Thursday, January 19, 2012

The Continued Erosion of Reproductive Rights

From s. e. smith:

The attack on reproductive rights in the United States is likely to heat up in 2012, and we have an early entrant in the race to the bottom in the form of a court decision that went through on Friday, ordering the immediate enforcement of a mandatory sonogram law in Texas. More specifically:

The law, enacted in 2011, requires abortion providers to perform an ultrasound on pregnant women, show and describe the image to them, and play sounds of the fetal heartbeat. Though women can decline to view images or hear the heartbeat, they must listen to a description of the exam…unless she qualifies for an exception due to rape, incest or fetal abnormality.

This is not the first state with such a law and I fear it’s going to become a growing trend in the US, right along with dismembered fetus anti-abortion ads on television. The right wing is bent on making abortions as difficult to access as possible through every possible means, and that includes coercive, invasive, and unwanted interference from their medical providers. As spelled out under the law, this is yet another hoop in the series people with unwanted or dangerous pregnancies must jump through to get access to medical care, and it’s a humiliating and shaming one.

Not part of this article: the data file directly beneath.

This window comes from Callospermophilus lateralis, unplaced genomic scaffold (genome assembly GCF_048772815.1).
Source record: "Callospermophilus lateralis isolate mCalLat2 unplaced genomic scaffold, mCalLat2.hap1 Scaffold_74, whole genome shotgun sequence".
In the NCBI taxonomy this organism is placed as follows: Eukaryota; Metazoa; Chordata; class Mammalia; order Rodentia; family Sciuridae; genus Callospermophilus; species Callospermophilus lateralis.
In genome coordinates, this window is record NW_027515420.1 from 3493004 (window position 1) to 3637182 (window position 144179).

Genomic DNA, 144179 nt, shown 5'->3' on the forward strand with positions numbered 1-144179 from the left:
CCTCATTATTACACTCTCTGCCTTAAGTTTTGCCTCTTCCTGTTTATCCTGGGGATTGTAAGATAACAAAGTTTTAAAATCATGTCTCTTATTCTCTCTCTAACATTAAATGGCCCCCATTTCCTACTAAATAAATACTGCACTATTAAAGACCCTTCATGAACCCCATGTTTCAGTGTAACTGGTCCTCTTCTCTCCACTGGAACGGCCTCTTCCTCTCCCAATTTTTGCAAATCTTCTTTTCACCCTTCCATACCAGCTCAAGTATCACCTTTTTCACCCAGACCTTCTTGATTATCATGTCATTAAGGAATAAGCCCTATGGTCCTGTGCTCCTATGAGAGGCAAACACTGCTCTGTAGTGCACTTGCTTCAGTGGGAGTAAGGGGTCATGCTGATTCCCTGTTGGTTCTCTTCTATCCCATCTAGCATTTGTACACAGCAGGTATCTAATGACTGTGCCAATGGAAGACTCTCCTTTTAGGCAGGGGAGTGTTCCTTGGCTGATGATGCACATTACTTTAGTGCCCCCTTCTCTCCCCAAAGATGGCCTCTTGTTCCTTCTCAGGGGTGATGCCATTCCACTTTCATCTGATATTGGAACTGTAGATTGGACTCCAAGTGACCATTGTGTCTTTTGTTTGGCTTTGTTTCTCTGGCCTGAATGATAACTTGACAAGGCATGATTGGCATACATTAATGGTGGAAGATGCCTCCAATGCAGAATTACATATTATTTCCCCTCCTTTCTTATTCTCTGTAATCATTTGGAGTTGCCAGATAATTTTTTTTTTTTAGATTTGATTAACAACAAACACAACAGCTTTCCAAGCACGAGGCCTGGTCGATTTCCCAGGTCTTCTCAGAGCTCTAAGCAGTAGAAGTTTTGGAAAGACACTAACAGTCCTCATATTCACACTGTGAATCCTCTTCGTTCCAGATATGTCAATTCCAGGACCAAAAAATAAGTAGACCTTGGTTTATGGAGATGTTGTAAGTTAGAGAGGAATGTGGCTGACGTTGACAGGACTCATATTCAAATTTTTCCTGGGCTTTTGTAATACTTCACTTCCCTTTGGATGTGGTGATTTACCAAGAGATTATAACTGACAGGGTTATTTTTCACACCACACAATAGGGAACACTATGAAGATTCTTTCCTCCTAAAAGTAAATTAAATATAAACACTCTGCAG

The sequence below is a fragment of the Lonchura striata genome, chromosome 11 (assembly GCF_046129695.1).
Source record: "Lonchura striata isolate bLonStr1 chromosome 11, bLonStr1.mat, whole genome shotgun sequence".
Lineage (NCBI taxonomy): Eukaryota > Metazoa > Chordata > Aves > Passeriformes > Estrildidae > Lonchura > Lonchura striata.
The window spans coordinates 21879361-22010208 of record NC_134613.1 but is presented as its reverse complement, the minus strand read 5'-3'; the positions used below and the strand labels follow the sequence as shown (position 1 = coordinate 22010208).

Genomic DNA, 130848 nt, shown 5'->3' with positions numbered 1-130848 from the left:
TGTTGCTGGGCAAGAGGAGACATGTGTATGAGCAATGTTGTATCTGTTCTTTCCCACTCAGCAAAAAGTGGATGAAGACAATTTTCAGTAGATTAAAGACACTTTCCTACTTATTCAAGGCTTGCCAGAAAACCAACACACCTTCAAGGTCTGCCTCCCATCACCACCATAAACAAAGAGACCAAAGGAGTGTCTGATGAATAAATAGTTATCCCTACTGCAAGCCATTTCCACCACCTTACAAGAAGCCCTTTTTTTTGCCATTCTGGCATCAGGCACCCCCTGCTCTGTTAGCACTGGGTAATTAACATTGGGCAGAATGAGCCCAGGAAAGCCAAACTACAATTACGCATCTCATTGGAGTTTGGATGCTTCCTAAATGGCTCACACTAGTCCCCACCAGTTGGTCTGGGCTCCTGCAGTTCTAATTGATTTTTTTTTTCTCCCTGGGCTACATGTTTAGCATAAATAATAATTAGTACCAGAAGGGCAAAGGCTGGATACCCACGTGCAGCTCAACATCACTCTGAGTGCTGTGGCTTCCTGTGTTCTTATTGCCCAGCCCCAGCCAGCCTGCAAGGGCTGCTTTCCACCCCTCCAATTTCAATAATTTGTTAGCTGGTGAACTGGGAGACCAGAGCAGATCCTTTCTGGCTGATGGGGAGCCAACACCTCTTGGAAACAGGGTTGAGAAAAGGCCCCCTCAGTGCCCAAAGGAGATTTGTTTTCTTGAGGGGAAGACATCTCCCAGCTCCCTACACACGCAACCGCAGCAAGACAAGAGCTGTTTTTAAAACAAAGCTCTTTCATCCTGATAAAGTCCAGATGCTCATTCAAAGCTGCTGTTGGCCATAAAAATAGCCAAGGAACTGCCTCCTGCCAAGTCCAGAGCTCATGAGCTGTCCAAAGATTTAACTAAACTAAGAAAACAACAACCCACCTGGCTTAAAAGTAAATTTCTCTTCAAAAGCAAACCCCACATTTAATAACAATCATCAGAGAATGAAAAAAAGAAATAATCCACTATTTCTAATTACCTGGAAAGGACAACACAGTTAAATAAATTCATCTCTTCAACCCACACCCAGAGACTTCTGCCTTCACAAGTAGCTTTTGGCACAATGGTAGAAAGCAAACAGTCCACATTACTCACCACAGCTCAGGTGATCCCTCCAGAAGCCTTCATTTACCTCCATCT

Says Texas Governor Rick Perry:

The Fifth Circuit’s decision requires abortion providers to immediately comply with the sonogram law, appropriately allowing Texas to enforce the will of our state, which values and protects the sanctity of life.
Texas "values and protects the sanctity of life," said, I am sure, without irony.

But... this is Texas, number one in the number of executions carried out in the last 35 years and the state where the legislature hoped, just last year, to gut education, health care, and social services.

I guess, however, with regards to a state in which lawmakers "slashed family planning funding by two-thirds," we should not be surprised at the continued erosion of reproductive rights.

Doesn't make it any less scary.

1 comment:

feMOMhist said...

ummm and since when is it the right of the "state" to assert its "will" (side not states can't have a will, as it is not a subject) on individuals. AND FROM TX of all places

states may I suppose be said to be the conveyers of the will of the people, but the slippage in language is quite telling I think

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